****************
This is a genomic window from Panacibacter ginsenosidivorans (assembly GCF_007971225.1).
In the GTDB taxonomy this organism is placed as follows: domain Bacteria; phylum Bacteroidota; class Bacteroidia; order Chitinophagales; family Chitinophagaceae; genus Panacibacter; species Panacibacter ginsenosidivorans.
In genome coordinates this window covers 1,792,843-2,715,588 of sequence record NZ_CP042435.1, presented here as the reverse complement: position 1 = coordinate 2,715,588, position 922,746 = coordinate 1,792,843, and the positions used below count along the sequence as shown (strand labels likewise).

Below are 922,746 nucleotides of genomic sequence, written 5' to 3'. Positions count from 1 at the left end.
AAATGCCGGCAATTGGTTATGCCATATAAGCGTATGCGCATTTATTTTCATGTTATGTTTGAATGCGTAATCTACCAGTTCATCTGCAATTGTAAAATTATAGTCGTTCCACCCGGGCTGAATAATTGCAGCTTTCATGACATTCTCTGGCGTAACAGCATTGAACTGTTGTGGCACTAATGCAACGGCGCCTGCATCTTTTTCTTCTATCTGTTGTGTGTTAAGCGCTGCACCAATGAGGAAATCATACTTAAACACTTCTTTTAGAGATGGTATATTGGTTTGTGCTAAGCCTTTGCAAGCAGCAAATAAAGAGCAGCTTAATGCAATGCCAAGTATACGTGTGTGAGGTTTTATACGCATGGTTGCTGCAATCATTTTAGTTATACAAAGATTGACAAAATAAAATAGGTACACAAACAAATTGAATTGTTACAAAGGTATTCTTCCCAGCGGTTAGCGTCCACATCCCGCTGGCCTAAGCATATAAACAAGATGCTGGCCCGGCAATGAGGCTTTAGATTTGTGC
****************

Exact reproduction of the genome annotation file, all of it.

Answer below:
This is a genomic window from Panacibacter ginsenosidivorans (assembly GCF_007971225.1).
In the GTDB taxonomy this organism is placed as follows: domain Bacteria; phylum Bacteroidota; class Bacteroidia; order Chitinophagales; family Chitinophagaceae; genus Panacibacter; species Panacibacter ginsenosidivorans.
In genome coordinates this window covers 1,792,843-2,715,588 of sequence record NZ_CP042435.1, presented here as the reverse complement: position 1 = coordinate 2,715,588, position 922,746 = coordinate 1,792,843, and the positions used below count along the sequence as shown (strand labels likewise).

Below are 922,746 nucleotides of genomic sequence, written 5' to 3'. Positions count from 1 at the left end.
AAATGCCGGCAATTGGTTATGCCATATAAGCGTATGCGCATTTATTTTCATGTTATGTTTGAATGCGTAATCTACCAGTTCATCTGCAATTGTAAAATTATAGTCGTTCCACCCGGGCTGAATAATTGCAGCTTTCATGACATTCTCTGGCGTAACAGCATTGAACTGTTGTGGCACTAATGCAACGGCGCCTGCATCTTTTTCTTCTATCTGTTGTGTGTTAAGCGCTGCACCAATGAGGAAATCATACTTAAACACTTCTTTTAGAGATGGTATATTGGTTTGTGCTAAGCCTTTGCAAGCAGCAAATAAAGAGCAGCTTAATGCAATGCCAAGTATACGTGTGTGAGGTTTTATACGCATGGTTGCTGCAATCATTTTAGTTATACAAAGATTGACAAAATAAAATAGGTACACAAACAAATTGAATTGTTACAAAGGTATTCTTCCCAGCGGTTAGCGTCCACATCCCGCTGGCCTAAGCATATAAACAAGATGCTGGCCCGGCAATGAGGCTTTAGATTTGTGC